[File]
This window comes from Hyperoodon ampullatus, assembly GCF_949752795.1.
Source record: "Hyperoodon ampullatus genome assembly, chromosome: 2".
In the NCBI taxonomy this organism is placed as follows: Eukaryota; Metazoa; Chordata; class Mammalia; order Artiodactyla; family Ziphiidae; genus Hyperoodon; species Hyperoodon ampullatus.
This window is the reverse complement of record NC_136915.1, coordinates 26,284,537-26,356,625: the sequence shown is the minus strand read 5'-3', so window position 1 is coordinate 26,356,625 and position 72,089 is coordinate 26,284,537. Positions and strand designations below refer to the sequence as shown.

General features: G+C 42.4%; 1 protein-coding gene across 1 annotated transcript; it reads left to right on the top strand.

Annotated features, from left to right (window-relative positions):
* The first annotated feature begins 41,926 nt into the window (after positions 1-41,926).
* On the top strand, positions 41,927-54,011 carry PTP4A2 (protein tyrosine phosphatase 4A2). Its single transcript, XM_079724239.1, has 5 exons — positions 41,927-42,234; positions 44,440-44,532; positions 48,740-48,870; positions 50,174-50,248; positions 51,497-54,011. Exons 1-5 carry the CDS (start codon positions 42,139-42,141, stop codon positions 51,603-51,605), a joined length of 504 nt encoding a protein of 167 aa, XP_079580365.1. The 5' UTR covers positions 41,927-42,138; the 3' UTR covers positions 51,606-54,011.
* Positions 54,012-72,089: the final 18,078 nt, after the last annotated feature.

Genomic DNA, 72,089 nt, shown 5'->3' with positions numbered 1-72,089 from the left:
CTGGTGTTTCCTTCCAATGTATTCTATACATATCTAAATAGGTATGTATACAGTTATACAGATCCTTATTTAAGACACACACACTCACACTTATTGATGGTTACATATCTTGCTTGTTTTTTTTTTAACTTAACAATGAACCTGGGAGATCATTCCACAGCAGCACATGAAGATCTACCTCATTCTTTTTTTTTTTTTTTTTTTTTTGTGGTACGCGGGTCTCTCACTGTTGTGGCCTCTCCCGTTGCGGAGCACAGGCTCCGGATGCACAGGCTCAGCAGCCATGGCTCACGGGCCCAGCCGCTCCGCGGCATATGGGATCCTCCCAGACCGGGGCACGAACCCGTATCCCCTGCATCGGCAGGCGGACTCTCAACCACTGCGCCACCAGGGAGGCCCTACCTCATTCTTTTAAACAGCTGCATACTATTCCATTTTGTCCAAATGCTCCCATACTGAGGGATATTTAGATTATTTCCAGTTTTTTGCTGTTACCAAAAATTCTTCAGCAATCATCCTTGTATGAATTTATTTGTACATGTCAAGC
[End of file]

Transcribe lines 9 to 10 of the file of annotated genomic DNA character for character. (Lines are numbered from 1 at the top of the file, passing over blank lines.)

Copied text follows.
* Positions 54,012-72,089: the final 18,078 nt, after the last annotated feature.

Genomic DNA, 72,089 nt, shown 5'->3' with positions numbered 1-72,089 from the left: